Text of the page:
The agency has the necessary funding to complete rules called for in the Dodd-Frank Act. Moving forward though, with seven times the population to police, the CFTC will need greater resources to protect the public. Without sufficient funding for the Commission, the nation cannot be assured that this agency can oversee the swaps market and enforce rules that promote transparency, lower risk and protect against another crisis.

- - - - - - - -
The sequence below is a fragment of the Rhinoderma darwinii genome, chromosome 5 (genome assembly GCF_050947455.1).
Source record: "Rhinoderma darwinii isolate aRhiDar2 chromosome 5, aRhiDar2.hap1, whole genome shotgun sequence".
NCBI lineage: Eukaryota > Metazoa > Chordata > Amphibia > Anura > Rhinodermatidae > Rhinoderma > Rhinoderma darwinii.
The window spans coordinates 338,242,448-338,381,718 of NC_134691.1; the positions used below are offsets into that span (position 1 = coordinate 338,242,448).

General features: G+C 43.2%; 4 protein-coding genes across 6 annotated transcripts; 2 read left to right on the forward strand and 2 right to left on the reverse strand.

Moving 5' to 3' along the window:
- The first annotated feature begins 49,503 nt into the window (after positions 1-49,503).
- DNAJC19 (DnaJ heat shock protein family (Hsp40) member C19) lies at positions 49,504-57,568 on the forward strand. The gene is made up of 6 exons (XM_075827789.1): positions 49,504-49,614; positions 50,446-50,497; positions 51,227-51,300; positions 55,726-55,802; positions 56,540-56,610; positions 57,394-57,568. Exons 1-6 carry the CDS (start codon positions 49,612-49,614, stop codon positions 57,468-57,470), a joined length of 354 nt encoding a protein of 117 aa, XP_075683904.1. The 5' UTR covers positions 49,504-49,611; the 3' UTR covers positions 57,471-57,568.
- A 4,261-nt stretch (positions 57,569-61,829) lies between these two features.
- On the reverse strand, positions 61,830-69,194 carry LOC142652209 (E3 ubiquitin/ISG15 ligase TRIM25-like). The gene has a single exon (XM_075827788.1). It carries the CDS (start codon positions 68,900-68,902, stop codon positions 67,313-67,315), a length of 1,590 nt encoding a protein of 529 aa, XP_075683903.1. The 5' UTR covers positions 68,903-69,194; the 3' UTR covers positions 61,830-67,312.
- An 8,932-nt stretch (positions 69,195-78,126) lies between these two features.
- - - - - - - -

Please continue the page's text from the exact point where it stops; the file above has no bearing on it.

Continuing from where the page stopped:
The CFTC is working to complete our rule-writing under the Dodd-Frank Act thoughtfully – not against a clock.
But until the agency implements and enforces these new rules, the public remains unprotected.
This is why the CFTC is working so hard to ensure that swaps-market reforms promote more open and transparent markets, lower costs for companies and their customers, and protect taxpayers.
Thank you, and I would be happy to take questions.
Last Updated: December 1, 2011